“South Africa risks gaining a reputation as one of the most corrupt countries in the world if we do not nip the scourge in the bud. In the midst of abject poverty and hunger, greed and the speedy accumulation of wealth have become the most defining characteristics of South Africa's post-apartheid democracy.” -- Sunday Times Editorial, Nov 22, 2009
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“Corruption in the public service is so rife, so endemic, so all-pervasive, that ordinary South Africans regard it as the normal way of doing things. In the municipalities, virtually no tender is awarded without some politician’s or official’s relative, friend or business associate being in on the game. If they are not, a bribe is paid. In queues for government services, even when dealing with the police, bribes change hands as a matter of course.”
“That culture starts at the top and permeates the whole system. Morality, values, have all disappeared. It is everyone for himself. That is why ministers believe they have a “right” to put extras in their official cars, such as television sets. It is the culture.”
“This is how the failed states of Nigeria, the DR Congo and others were born. The culture of bribery, lack of service delivery and impunity of public officials took hold. That is where we are headed unless something is done — soon.”
-- -- Justice Malala, Black Politicians Fiddle as SA Burns
Police in crime conspiracy
Dec 12, 2009 11:09 PM
By Shanaaz Eggington, Sunday Times
Investigation into fudging of crime statistics reveal how police downgraded serious offences
A probe into the manipulation of crime statistics is gathering momentum as new details emerge of how police with evidence of serious crimes, such as child rape, failed to open dockets.
Police stations in two provinces stand accused of destroying dockets and downgrading the seriousness of reported crimes, in a conspiracy to make it look as if there was less crime in their areas.
This week it emerged that:
* Police failed to open a docket into the alleged rape of five primary school pupils by one man in a single day, despite medical and other evidence;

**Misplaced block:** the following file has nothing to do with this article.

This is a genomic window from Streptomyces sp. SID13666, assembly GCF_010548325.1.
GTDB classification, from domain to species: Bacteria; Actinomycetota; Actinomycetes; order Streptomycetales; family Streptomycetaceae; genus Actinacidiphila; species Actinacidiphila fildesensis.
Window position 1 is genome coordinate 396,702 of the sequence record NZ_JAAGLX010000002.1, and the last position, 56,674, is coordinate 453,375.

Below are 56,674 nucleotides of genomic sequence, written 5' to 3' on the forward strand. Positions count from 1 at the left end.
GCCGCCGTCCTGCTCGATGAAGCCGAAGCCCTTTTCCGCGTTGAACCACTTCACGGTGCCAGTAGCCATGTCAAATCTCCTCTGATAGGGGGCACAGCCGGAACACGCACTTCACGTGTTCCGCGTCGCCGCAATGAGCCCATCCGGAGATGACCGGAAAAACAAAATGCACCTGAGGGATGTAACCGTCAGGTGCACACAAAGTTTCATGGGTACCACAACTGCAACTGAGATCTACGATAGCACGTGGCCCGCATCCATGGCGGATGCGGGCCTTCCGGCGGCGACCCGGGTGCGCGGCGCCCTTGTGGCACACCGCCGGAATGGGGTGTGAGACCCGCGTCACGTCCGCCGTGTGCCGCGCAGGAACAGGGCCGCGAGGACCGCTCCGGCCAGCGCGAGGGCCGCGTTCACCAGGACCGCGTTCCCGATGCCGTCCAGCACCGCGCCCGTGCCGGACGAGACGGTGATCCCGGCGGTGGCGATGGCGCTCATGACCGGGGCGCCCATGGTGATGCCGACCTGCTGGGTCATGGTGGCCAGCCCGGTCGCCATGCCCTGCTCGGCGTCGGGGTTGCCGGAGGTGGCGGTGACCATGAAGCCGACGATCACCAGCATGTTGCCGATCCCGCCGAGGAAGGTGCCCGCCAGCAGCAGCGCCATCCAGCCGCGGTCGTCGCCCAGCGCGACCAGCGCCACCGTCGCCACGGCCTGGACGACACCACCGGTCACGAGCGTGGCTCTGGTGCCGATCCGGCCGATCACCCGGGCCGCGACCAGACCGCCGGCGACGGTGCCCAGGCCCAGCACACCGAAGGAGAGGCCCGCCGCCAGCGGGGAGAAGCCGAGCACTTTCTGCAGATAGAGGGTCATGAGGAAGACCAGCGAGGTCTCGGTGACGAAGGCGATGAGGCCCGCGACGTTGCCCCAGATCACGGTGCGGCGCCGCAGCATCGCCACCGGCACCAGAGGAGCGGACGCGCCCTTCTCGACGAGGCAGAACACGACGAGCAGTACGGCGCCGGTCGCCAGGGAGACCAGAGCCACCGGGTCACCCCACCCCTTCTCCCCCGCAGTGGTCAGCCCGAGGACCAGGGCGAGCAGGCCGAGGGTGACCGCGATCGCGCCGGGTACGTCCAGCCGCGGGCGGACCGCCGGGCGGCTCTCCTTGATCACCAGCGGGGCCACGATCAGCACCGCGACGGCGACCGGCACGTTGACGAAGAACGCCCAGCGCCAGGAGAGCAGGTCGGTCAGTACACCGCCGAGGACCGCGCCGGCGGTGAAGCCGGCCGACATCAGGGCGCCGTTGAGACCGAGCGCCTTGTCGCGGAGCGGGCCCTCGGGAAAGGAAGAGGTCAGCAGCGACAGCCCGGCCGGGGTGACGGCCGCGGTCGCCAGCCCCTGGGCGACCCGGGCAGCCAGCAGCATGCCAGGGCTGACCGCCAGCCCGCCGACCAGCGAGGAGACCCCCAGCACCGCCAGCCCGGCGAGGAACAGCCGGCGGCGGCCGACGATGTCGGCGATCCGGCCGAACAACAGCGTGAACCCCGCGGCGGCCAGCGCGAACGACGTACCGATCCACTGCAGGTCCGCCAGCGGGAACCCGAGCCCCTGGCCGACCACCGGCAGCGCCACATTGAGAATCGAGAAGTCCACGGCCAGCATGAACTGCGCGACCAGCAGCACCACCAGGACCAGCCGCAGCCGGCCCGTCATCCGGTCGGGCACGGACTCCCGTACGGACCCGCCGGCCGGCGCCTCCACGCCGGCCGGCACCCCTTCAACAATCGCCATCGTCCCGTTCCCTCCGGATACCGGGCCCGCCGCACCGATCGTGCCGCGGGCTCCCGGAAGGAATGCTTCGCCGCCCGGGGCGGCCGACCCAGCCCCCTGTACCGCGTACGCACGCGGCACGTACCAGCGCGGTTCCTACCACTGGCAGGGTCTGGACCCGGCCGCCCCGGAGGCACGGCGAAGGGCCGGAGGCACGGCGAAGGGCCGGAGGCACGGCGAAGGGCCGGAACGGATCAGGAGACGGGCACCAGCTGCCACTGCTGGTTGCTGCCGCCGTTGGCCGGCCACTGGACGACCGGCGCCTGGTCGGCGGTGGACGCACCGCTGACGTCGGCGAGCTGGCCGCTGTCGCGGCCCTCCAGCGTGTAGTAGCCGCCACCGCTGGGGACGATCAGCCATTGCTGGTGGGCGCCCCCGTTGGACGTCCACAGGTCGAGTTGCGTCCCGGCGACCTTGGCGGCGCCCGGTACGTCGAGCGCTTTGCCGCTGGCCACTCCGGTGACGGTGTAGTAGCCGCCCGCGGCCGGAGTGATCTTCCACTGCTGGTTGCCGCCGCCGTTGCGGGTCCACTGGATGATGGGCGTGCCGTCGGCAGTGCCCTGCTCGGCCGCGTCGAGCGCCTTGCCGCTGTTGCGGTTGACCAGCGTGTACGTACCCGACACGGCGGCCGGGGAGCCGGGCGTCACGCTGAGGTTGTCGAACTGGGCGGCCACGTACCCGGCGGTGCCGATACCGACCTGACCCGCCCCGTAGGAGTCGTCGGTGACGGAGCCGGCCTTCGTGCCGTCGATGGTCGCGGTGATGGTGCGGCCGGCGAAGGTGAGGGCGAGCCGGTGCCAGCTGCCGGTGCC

* The Independent Complaints Directorate (ICD), a police watchdog body probing the crime statistics scandal, now wants to scrutinise over 1000 more dockets in the Western Cape;
* Western Cape community safety MEC Lennit Max called on the ICD to make public the preliminary results of their probe into 103 dockets in the province.
Four police officers, including Pietermaritzburg's Mountain Rise police station commissioner, Harriram Badul, were arrested after a probe into the alleged destruction of dockets.
They were arrested on 51 counts of fraud and corruption and the case has been handed to the Hawks.
The Sunday Times this week established that police in Paarl, in the Western Cape, failed to open a docket after being handed doctor's certificates confirming injuries consistent with the rape of five primary school pupils. Neither did they arrest the suspect, pointed out by the victims - four girls and one boy aged 6 to 12 - earlier this year. Instead, they opened an inquiry, which, unlike a docket, is not counted among crime statistics. The suspect was only arrested in June after a special task team of about 25 members of the Family Violence, Child Protection and Sexual Offences Unit (FCS) from Cape Town were sent to Paarl to track down and arrest suspects linked to over 100 cases registered as inquiries in the area.
The team swooped after Max asked the ICD to probe claims that crime figures were being manipulated in the province.
The team of detectives were handed over 100 dockets - all opened the day before they arrived in Paarl - and told to "immediately arrest all the suspects identified and pointed out" by their victims.
They arrested up to 30 suspects that day.
The ICD has now asked police to hand over 1000 dockets from the Boland cluster of police stations, which include Paarl, Paarl East, Mbekweni, Malmesbury, Riebeeck-Wes and Philadelphia. The provincial head of the police's legal services has written to the ICD, asking for the investigation to be "expedited and completed".
Max has also written to the ICD asking for their preliminary findings, based on an evaluation of 103 dockets from the Paarl area, to be made public.
"The ICD must first positively link somebody to any wrongdoing before any action is taken. I hope, however, that if there was any, the police will act consistently, as they did in the Lansdowne case."
The former station commissioner at Lansdowne police station in Cape Town, Senior Superintendent Charlene Chandler, became the first police officer in the country to be fired for fiddling with crime figures.
The SAPS fired her in October for defeating the ends of justice after an internal probe.
ICD spokesman Moses Dlamini this week confirmed there had been a request for more police dockets for the watchdog to examine. "We are waiting for SAPS to make them available," he said.
Director Novela Potelwa, spokesman for provincial police commissioner Mzwandile Petros, said: "We eagerly await the finalisation of the ICD investigation, which has been going on since June 2009. Unfortunately we cannot comment on any of the Paarl cases as they form part of the ICD investigation."
The Sunday Times spoke to the family of a 10-year-old girl who, with four other pupils, was lured to a house in Paarl and allegedly raped by a man earlier this year.
Her aunt, who cannot be named in order to protect the child's identity, said: "He told them he had food for them at home. While they were eating, he took them one by one to the room and (allegedly) raped them. One boy was sodomised and said he saw a lot of condoms on the bedroom floor."
Police were summoned by the school principal and the children taken to a hospital, where a doctor confirmed that they had injuries consistent with those of rape.